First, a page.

A new method to extract molybdenum-99 (Mo-99) from low-enriched uranium targets, developed by researchers at the Technical University of Munich (TUM), could significantly reduce the radioactive waste produced during the production of the isotope. Mo-99 is the precursor for medical radioisotope technetium-99m (Tc-99m) used in more than 85% of all nuclear medicine diagnostic examinations.

Tobias Chemnitz and the Mo-99 test facility at FRM II (Image: Reiner Müller, FRM II/TUM)

Tc-99m has a short half-life so is produced from the radioactive decay of Mo-99 in so-called technetium generators which are supplied to the hospitals where the isotope is to be used. Most of the world's Mo-99 - which itself has a half-life of only 66 hours - is produced by irradiating uranium targets with a high-level neutron flux in research reactors.

The high-enriched uranium (HEU) traditionally used to fuel these research reactors, and used for the irradiation targets for Mo-99 production, is seen as a proliferation risk. Globally, efforts are being taken to minimise the use of HEU, with research reactors being converted to use low-enriched uranium (LEU) fuel and a drive towards the use of LEU targets. However, the lower the enrichment in the uranium target plate, the lower the specific yield of Mo-99 from irradiation, said Tobiaz Chemnitz of the MEDAPP medical irradiation facility at TUM's FRM II. This means that as least twice as many low-enriched uranium plates must be used to meet world demand for Mo-99, with a correspondingly higher volume of radioactive waste produced from processing the plates to recover the isotope.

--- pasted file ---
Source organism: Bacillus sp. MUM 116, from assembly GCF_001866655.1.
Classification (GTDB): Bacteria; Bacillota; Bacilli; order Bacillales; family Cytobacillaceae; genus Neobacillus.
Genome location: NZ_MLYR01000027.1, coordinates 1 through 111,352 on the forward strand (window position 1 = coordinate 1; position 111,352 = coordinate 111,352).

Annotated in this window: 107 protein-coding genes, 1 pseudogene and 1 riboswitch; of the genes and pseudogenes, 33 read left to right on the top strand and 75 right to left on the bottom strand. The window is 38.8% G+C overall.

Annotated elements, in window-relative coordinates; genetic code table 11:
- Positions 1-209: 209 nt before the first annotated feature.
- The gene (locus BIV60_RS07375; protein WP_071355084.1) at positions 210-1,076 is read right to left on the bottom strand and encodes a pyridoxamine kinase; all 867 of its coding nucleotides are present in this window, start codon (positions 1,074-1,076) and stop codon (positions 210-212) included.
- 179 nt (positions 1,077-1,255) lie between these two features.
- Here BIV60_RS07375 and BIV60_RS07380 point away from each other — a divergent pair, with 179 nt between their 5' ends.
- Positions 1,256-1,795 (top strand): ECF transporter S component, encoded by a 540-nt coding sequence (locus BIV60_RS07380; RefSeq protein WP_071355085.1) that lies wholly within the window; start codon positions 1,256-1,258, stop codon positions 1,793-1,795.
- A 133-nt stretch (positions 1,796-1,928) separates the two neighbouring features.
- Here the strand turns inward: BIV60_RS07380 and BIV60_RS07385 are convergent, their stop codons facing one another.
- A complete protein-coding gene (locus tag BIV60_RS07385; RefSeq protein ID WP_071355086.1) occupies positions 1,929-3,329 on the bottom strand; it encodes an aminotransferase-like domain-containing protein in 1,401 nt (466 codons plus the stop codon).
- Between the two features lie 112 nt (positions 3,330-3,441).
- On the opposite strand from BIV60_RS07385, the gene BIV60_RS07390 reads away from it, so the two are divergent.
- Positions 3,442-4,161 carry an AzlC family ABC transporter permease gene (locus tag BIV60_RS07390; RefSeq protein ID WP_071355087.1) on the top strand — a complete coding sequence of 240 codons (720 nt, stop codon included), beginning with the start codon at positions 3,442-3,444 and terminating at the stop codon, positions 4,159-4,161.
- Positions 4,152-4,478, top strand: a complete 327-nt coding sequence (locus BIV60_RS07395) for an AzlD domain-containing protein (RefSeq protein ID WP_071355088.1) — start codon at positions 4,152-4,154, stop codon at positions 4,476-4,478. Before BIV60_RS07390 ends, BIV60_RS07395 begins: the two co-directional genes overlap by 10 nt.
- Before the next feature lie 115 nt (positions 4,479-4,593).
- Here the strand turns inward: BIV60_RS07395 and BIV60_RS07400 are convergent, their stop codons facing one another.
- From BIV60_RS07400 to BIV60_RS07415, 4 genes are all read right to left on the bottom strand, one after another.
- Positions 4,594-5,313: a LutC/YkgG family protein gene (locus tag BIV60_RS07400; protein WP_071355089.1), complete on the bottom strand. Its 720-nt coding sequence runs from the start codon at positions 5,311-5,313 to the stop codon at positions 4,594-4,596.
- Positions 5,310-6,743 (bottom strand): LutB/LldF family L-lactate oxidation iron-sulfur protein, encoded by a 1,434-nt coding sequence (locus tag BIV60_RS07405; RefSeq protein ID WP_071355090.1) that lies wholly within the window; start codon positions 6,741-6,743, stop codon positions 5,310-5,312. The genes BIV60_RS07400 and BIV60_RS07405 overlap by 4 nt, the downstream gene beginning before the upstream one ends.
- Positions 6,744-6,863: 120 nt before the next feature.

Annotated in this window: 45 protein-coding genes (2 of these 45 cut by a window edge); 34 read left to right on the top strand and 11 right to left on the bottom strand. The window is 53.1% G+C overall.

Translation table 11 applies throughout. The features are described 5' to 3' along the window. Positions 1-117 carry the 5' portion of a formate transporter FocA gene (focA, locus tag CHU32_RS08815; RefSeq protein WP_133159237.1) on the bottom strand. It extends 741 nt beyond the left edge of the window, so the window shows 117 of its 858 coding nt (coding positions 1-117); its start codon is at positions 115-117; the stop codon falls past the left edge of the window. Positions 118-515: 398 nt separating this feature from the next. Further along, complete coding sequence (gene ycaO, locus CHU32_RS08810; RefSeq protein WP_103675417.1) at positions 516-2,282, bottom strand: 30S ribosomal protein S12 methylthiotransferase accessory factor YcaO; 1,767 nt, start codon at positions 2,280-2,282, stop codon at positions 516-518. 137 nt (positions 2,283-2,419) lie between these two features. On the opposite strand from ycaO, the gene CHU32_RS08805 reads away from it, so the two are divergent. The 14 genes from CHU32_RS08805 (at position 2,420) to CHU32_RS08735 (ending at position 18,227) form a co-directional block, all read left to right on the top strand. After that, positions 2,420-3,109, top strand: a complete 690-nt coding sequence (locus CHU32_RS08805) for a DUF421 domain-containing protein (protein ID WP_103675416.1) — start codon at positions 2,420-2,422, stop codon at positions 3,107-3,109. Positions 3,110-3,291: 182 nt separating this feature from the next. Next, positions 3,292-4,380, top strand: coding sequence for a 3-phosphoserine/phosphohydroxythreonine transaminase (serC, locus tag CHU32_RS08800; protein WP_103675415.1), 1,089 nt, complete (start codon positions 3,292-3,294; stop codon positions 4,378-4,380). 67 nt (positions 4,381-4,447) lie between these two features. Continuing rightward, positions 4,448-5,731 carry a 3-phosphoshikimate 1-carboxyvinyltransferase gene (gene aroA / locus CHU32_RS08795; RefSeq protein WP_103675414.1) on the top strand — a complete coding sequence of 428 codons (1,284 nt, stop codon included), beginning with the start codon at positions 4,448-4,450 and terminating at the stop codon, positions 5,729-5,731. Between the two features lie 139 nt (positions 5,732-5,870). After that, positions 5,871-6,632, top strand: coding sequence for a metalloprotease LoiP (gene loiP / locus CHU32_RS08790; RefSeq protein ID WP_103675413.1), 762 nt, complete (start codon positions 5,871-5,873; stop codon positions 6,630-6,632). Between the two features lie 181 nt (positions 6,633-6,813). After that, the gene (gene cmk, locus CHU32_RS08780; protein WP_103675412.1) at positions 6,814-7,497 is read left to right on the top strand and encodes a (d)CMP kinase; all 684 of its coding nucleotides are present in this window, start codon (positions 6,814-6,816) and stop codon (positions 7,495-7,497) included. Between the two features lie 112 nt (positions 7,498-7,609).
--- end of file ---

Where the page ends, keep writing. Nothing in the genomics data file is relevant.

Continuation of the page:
The standard methods used to recover Mo-99 from irradiated plates involve treatment with an acid or alkali - typically sodium hydroxide - and result in large volumes of aqueous, intermediate-level radioactive waste. Since the replacement of HEU targets with LEU, this has led to the production of some 15,000 litres of aqueous wastes per year worldwide, which, once processed into a form suitable for final disposal, represent a final volume of 375,000 litres per year, according to TUM.

The new method involves reacting uranium-molybdenum test plates with nitrogen trifluoride in a plasma, before using a light-controlled reaction to separate excess uranium from molybdenum. This, say the researchers, is as efficient as the sodium hydroxide treatment in the first step of the conventional process, but without producing aqueous waste.

Chemnitz carried out the work for his doctoral thesis, working with colleague Riane Stene and in collaboration with fluorine chemists at Philipps University of Marburg. TUM has submitted a patent application for the process.

Researched and written by World Nuclear News

Date: Saturday, 02 April 2022
Original article: world-nuclear-news.org/Articles/Novel-method-cuts-isotope-production-waste